Tuesday, June 21, 2011

Making Hay, Part 1

If you're involved in raising livestock in any way, then you know that of course you have to feed them.  And if you live where there is winter weather, then part of the year that will mean feeding hay (grasses cut, cured and put up for animal feed). 

You either purchase your hay or you produce it yourself.  Sometimes that includes not just raising the crop on your farm but also having the equipment and manpower needed to cut the hay; rake the hay (turn it over and let the sunshine cure it till dry); make the hay into bales to store through the winter (either big round bales or small square bales); wagons to haul the hay and then a barn or shed to store it until needed.  Equipment can be tractors and machines, like in the picture below (that's quite an array of mechanical horsepower parked in our front yard!) ~

or the original horsepower (draft animals) and implements ~
Four Percheron horses at the hitching post, getting ready for noon break
Sometimes you have a combination of both!  That was the case for the 2011 hay season at our farm, and what a joy this was. 

Here at Serenity Farms the majority of our farm is pasture land for seasonal grazing and hay ground, with some acreage rented out for row crops (usually corn and soybeans, sometimes wheat or spelts)  As a farm raising livestock, haying time is pretty intense!  And it doesn't end with just getting the hay put up in the barn, there are also decisions like "how much" to put up.  You want to be sure you have enough to last through the winter months and just like everything else on the farm that is related to weather, how early winter comes and how long it lasts until  you can get animals back out on spring pasture will effect that decision.  I am pretty obsessive about how much hay we have in the barn for winter - I always want to much!  This year, we cut it pretty close - here is what the hay mow looked like when we first started turning the sheep out on grass ~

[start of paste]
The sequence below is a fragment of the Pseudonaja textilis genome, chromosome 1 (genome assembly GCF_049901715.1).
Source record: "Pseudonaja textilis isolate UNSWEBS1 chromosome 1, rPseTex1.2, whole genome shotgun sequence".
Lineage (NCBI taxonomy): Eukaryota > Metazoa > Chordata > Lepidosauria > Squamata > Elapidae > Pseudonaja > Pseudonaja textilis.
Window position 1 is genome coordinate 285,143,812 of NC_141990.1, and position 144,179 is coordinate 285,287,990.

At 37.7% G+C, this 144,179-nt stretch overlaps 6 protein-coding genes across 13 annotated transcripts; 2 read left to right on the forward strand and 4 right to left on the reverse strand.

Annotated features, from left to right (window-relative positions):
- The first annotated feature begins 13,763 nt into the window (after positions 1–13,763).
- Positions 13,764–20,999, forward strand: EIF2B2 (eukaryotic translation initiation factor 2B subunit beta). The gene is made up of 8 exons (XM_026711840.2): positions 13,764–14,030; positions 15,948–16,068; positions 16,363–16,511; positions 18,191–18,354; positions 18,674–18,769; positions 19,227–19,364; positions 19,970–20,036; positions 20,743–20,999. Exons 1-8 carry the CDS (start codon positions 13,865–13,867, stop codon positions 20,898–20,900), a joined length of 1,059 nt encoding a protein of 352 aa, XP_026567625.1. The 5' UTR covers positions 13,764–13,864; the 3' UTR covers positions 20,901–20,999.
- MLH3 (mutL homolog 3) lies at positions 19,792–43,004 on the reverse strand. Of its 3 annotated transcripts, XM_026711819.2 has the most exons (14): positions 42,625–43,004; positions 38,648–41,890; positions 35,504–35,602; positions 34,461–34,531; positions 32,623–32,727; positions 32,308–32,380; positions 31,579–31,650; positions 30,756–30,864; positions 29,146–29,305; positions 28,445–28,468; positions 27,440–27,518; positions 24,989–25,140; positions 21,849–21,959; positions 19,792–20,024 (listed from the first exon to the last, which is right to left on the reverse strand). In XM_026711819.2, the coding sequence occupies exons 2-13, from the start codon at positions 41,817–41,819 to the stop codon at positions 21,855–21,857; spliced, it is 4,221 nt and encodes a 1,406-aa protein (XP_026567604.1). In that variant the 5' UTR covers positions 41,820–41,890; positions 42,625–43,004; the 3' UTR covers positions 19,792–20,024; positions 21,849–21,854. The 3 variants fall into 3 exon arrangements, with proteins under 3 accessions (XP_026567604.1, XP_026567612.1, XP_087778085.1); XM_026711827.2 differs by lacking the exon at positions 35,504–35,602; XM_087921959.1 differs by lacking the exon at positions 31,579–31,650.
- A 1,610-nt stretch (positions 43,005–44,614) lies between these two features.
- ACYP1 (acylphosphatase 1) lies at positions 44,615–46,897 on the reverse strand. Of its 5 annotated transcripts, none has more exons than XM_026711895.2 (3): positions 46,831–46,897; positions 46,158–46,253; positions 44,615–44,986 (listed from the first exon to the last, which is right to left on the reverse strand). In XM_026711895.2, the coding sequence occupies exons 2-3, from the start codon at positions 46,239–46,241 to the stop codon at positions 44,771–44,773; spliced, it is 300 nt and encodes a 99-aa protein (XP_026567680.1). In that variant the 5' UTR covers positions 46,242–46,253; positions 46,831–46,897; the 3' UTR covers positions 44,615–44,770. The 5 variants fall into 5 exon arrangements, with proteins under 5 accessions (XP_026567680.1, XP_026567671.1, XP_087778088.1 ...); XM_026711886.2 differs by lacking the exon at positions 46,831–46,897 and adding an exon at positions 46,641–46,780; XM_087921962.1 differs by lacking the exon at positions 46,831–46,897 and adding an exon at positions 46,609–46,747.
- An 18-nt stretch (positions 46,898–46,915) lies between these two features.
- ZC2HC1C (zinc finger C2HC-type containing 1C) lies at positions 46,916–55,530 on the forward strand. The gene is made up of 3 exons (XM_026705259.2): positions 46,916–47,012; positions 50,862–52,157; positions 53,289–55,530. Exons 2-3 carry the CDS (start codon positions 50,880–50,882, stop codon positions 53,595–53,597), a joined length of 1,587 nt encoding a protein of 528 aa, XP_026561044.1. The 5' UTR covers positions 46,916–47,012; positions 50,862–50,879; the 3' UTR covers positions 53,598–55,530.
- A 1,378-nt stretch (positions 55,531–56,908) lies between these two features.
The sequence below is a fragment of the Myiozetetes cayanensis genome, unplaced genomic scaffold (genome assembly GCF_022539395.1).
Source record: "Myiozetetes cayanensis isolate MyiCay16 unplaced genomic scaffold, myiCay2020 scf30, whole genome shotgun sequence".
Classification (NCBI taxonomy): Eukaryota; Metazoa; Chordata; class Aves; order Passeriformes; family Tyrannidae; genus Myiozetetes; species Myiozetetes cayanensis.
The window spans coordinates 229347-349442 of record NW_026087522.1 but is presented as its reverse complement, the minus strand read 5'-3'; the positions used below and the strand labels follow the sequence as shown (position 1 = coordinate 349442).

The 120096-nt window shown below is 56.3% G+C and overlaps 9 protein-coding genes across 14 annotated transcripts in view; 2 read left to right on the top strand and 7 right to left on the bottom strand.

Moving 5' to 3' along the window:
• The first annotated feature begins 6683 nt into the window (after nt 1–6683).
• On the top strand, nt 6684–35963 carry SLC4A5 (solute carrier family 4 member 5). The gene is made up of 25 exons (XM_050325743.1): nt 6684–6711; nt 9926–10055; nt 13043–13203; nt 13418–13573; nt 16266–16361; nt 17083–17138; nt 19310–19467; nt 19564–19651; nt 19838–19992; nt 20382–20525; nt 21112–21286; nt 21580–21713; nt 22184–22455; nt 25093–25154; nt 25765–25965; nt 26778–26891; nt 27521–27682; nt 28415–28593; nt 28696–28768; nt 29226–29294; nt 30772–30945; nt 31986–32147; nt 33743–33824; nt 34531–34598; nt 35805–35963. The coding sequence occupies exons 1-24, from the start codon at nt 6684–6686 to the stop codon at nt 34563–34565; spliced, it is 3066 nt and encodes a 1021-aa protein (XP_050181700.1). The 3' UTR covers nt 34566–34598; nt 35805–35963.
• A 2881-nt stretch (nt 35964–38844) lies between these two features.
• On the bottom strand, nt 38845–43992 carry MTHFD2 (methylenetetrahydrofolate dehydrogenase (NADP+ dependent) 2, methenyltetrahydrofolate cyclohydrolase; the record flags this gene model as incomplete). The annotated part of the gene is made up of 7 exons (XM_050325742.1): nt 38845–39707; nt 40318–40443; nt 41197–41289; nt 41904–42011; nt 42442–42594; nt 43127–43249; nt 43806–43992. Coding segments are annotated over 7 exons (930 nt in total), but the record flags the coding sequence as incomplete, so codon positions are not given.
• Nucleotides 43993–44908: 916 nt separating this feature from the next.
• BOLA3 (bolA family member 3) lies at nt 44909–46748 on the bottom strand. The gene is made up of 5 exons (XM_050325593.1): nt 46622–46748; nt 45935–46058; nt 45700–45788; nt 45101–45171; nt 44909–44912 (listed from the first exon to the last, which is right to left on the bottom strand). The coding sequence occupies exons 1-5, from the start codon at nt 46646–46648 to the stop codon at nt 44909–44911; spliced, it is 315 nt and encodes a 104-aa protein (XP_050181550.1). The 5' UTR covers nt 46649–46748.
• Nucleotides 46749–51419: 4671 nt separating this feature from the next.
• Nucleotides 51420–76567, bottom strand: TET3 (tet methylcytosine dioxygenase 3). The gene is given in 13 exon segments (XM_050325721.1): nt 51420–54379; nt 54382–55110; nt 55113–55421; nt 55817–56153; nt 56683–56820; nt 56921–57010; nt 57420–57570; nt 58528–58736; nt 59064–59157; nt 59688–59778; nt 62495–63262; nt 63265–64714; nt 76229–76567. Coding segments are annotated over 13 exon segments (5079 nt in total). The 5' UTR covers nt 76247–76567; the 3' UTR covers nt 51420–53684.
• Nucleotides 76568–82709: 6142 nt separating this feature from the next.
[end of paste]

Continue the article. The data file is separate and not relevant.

The spelt straw (golden yellow on the left of the photo is in good order) but the hay (bright green to the right) was cutting it pretty close - only about 25 bales left at the start of grass season!  Whew, I was stressing a bit ;)

Hay has been a part of my life as long as I can remember, and even the parts that I can't ((grin)).  I grew up in a haying family, and even when Mom and Dad didn't have a farm my grandparents and uncles did, and Dad worked with them.  I married into a haying family - my husband had this farm already set up for hay production when I came along ;)  We don't have our own equipment anymore for various reasons (health and circumstance) but we do have the hay ground and now it's put up "on shares" - where a farmer who does have the equipment makes all of the hay and we get our portion as part of the rent of the land.

Trust me, this does not take the stress of hay season away completely, LOL!

I'd like to share a few photos with you of the first cutting hay making (there will be a second cutting, and hopefully even a third) and I hope you enjoy them, and maybe  understand and appreciate that this isn't just a group of serene, pastoral farm photos but a glimpse of the toil and sweat and hard, hard work in some of the most extreme weather that farmers go through to produce a good crop.  The other key ingredient is the weather, and God is in charge of that.  Some years we get it made just right, some years not.  We have had our share of both, and are grateful that this year it was perfect.

I'll do this in three parts, mostly with pictures and not so many words, so it will be easier for you to view.  This is Part 1.

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